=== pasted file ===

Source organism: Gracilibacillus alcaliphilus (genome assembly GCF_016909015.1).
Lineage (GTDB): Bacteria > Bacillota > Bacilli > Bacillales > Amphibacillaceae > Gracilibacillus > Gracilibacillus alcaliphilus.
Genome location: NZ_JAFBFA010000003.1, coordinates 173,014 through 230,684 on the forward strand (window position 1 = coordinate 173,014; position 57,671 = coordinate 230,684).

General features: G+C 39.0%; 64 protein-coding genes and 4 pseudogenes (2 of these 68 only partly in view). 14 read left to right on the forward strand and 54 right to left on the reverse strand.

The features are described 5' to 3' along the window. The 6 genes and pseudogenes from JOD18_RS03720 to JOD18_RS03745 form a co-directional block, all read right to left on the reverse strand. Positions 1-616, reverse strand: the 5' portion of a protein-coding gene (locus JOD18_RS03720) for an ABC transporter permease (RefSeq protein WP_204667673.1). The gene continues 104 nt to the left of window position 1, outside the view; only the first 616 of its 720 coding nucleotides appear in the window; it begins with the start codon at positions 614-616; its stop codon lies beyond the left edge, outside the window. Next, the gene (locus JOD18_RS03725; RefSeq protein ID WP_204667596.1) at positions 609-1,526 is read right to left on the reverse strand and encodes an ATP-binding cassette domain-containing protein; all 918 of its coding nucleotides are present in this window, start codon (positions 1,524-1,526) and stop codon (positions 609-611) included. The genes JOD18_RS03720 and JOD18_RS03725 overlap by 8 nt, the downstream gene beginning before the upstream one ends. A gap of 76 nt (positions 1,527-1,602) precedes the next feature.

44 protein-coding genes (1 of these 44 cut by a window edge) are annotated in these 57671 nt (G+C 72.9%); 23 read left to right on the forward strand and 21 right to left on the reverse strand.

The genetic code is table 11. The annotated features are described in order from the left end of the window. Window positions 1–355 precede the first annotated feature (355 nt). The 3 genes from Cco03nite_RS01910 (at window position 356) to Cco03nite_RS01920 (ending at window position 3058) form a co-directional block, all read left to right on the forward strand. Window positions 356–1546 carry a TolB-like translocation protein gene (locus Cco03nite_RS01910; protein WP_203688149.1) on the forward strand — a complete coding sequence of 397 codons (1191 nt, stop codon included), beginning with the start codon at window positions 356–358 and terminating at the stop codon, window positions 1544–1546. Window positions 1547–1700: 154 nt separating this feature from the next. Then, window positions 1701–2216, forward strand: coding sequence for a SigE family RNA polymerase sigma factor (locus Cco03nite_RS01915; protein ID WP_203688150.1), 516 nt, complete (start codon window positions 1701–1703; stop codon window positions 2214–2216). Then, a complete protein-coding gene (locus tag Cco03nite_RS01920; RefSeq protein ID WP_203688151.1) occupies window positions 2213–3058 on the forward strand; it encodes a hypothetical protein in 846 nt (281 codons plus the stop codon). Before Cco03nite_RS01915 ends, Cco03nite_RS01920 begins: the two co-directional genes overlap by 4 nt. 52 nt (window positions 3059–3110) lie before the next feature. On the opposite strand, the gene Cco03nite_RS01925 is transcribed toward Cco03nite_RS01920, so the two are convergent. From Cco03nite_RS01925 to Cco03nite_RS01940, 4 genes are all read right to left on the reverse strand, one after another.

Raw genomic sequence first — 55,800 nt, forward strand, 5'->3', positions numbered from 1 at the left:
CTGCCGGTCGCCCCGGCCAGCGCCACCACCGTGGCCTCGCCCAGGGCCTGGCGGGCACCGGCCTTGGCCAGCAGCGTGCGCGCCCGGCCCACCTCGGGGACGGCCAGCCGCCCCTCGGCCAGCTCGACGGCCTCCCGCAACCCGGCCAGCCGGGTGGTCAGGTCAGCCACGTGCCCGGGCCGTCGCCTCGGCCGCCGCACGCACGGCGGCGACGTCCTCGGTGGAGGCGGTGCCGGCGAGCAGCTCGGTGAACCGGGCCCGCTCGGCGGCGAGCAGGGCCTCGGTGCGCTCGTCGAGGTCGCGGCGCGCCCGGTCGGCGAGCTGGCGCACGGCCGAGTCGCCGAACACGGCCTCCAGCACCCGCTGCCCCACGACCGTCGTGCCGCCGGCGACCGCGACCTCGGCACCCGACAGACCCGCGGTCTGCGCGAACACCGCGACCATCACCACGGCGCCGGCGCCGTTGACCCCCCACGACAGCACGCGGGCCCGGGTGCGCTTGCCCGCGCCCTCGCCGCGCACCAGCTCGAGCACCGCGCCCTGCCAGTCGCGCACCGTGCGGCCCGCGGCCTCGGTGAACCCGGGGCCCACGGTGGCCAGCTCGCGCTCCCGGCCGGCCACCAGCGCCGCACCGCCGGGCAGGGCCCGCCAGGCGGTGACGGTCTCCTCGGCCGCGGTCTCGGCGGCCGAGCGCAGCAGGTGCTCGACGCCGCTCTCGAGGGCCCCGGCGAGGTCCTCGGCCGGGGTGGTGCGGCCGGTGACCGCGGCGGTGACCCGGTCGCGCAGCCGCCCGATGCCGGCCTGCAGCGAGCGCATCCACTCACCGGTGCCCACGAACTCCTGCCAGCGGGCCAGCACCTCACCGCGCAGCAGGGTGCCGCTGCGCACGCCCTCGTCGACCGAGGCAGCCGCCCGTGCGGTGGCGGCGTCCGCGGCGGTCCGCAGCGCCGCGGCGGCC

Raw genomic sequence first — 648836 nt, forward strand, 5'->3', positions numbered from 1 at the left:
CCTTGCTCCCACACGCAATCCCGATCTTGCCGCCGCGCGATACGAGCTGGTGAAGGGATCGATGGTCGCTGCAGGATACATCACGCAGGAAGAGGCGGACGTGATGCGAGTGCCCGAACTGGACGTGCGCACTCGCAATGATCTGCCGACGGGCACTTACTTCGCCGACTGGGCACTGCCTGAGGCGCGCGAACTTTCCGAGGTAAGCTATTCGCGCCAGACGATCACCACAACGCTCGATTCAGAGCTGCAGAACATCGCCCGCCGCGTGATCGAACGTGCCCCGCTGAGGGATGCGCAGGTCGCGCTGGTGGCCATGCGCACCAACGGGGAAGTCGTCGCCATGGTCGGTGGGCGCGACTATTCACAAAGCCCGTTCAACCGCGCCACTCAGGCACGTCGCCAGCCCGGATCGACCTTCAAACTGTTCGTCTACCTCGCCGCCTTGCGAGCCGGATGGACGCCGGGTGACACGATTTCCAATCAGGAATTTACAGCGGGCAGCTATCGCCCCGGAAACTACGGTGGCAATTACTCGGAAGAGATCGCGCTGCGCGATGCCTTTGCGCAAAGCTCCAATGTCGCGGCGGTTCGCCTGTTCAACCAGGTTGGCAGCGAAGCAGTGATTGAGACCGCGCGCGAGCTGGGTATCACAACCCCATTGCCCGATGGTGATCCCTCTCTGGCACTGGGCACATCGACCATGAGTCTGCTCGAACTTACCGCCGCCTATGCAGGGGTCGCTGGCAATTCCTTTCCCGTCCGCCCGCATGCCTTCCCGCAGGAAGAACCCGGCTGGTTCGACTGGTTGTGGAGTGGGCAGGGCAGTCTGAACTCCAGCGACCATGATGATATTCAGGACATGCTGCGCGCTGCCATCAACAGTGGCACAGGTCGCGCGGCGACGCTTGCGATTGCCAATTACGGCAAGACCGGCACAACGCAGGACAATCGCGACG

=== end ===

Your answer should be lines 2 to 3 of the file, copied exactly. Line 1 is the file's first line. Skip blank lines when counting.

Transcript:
Lineage (GTDB): Bacteria > Bacillota > Bacilli > Bacillales > Amphibacillaceae > Gracilibacillus > Gracilibacillus alcaliphilus.
Genome location: NZ_JAFBFA010000003.1, coordinates 173,014 through 230,684 on the forward strand (window position 1 = coordinate 173,014; position 57,671 = coordinate 230,684).